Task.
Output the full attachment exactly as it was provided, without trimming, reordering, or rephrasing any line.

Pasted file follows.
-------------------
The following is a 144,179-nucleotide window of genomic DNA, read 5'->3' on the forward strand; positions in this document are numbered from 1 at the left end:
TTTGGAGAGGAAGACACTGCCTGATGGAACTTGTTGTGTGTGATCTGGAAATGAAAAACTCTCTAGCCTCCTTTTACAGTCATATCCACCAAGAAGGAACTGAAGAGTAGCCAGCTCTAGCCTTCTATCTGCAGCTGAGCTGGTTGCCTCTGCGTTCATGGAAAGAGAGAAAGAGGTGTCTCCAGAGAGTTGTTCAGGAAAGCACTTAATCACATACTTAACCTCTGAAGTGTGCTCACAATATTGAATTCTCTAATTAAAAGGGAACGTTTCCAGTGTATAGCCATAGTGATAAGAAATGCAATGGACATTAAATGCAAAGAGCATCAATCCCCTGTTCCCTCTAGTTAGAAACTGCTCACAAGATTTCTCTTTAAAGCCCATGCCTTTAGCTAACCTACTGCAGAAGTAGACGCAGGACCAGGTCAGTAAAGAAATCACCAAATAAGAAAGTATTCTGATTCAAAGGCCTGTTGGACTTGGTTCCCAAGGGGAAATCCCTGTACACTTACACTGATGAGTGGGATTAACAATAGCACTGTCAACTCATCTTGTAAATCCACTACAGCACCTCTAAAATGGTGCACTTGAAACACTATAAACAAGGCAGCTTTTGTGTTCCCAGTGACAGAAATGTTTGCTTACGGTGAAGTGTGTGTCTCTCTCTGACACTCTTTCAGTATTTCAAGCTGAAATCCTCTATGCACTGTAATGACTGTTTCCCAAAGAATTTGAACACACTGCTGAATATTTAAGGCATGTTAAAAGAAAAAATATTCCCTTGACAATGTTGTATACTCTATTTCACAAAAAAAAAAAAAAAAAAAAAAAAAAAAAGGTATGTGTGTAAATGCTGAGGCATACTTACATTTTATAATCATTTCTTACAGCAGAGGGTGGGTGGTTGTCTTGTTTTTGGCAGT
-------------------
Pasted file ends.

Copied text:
The following is a 144,179-nucleotide window of genomic DNA, read 5'->3' on the forward strand; positions in this document are numbered from 1 at the left end:
TTTGGAGAGGAAGACACTGCCTGATGGAACTTGTTGTGTGTGATCTGGAAATGAAAAACTCTCTAGCCTCCTTTTACAGTCATATCCACCAAGAAGGAACTGAAGAGTAGCCAGCTCTAGCCTTCTATCTGCAGCTGAGCTGGTTGCCTCTGCGTTCATGGAAAGAGAGAAAGAGGTGTCTCCAGAGAGTTGTTCAGGAAAGCACTTAATCACATACTTAACCTCTGAAGTGTGCTCACAATATTGAATTCTCTAATTAAAAGGGAACGTTTCCAGTGTATAGCCATAGTGATAAGAAATGCAATGGACATTAAATGCAAAGAGCATCAATCCCCTGTTCCCTCTAGTTAGAAACTGCTCACAAGATTTCTCTTTAAAGCCCATGCCTTTAGCTAACCTACTGCAGAAGTAGACGCAGGACCAGGTCAGTAAAGAAATCACCAAATAAGAAAGTATTCTGATTCAAAGGCCTGTTGGACTTGGTTCCCAAGGGGAAATCCCTGTACACTTACACTGATGAGTGGGATTAACAATAGCACTGTCAACTCATCTTGTAAATCCACTACAGCACCTCTAAAATGGTGCACTTGAAACACTATAAACAAGGCAGCTTTTGTGTTCCCAGTGACAGAAATGTTTGCTTACGGTGAAGTGTGTGTCTCTCTCTGACACTCTTTCAGTATTTCAAGCTGAAATCCTCTATGCACTGTAATGACTGTTTCCCAAAGAATTTGAACACACTGCTGAATATTTAAGGCATGTTAAAAGAAAAAATATTCCCTTGACAATGTTGTATACTCTATTTCACAAAAAAAAAAAAAAAAAAAAAAAAAAAAAGGTATGTGTGTAAATGCTGAGGCATACTTACATTTTATAATCATTTCTTACAGCAGAGGGTGGGTGGTTGTCTTGTTTTTGGCAGT